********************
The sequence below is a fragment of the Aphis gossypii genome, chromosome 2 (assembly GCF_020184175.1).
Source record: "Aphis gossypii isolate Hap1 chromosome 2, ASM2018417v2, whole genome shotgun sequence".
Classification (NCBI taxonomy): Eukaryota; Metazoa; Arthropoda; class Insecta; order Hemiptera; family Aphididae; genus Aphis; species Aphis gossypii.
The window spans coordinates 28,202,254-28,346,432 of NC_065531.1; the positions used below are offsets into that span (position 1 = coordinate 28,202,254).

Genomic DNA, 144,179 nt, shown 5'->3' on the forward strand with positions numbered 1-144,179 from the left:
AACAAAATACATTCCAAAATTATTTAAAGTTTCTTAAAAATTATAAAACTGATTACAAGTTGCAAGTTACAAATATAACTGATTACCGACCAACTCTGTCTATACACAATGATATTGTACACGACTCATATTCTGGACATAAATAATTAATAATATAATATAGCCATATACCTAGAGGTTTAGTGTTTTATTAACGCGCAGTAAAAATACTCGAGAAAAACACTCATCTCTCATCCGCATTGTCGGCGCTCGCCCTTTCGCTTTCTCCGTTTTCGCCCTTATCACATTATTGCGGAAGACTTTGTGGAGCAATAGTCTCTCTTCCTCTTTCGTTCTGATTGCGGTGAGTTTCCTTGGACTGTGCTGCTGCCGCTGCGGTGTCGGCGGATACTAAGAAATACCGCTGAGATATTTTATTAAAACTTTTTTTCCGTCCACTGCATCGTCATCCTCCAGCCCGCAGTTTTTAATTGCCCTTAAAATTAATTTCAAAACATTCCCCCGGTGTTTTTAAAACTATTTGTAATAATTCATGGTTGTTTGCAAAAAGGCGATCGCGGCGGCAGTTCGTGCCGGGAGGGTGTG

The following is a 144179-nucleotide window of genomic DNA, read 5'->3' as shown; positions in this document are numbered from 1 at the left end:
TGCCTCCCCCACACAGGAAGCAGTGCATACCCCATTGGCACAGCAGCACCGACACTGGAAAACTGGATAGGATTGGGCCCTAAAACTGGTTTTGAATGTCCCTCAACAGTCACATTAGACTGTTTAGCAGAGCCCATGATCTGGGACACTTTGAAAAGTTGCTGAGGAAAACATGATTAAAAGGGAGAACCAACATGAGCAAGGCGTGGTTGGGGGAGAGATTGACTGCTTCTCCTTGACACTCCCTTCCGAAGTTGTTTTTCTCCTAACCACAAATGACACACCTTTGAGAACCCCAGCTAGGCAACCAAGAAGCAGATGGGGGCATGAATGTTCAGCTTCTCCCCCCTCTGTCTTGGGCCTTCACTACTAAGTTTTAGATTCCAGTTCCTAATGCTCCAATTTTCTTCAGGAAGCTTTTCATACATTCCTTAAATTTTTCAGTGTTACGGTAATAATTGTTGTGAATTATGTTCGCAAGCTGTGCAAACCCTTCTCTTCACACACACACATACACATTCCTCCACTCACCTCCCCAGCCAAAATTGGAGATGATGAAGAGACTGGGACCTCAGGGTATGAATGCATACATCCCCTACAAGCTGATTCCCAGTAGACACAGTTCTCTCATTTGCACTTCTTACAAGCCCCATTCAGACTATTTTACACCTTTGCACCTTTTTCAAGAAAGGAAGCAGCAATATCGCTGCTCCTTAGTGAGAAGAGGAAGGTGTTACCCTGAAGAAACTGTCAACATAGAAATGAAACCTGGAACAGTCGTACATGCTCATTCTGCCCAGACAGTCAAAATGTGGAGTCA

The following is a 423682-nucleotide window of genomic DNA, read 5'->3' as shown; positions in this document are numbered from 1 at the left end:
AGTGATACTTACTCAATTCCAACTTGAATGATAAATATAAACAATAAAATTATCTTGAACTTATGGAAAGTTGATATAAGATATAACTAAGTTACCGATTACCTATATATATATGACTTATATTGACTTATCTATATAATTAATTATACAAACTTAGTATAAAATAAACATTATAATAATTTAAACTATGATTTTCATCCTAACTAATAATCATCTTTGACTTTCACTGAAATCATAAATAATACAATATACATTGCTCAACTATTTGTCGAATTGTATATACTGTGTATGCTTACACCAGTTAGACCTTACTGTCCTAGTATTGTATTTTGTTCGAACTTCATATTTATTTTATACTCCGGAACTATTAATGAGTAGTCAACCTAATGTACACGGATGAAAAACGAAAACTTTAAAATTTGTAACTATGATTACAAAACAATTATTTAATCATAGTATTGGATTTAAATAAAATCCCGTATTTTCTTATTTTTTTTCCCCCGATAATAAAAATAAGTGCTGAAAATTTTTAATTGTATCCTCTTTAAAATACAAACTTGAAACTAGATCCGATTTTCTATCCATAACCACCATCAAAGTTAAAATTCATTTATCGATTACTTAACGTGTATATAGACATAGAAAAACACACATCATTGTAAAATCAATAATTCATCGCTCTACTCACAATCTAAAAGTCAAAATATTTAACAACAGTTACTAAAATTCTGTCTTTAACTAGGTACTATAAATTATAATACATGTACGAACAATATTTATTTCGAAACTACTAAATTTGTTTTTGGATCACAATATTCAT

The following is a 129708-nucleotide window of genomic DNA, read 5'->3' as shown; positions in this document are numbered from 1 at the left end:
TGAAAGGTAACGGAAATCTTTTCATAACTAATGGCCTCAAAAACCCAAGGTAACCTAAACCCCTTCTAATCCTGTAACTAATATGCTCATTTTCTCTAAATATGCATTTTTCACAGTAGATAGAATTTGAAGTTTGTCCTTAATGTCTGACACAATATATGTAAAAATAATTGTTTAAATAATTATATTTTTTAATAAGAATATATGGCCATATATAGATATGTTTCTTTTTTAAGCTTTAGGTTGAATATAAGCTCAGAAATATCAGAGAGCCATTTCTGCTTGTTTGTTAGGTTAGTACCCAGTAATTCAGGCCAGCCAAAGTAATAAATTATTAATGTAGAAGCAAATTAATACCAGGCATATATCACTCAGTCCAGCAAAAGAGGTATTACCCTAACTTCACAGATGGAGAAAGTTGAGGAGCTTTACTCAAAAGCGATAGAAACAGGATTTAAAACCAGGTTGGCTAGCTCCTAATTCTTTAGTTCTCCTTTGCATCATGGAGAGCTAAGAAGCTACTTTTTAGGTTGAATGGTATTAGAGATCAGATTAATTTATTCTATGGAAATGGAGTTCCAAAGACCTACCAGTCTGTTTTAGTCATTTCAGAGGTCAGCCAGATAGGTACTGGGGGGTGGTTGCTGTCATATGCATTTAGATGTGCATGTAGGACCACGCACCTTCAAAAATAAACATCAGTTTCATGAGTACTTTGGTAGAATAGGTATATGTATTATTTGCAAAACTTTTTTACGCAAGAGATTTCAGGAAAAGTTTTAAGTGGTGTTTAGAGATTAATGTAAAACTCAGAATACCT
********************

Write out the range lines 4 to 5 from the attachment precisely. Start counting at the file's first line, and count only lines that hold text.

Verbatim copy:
The window spans coordinates 28,202,254-28,346,432 of NC_065531.1; the positions used below are offsets into that span (position 1 = coordinate 28,202,254).

Genomic DNA, 144,179 nt, shown 5'->3' on the forward strand with positions numbered 1-144,179 from the left: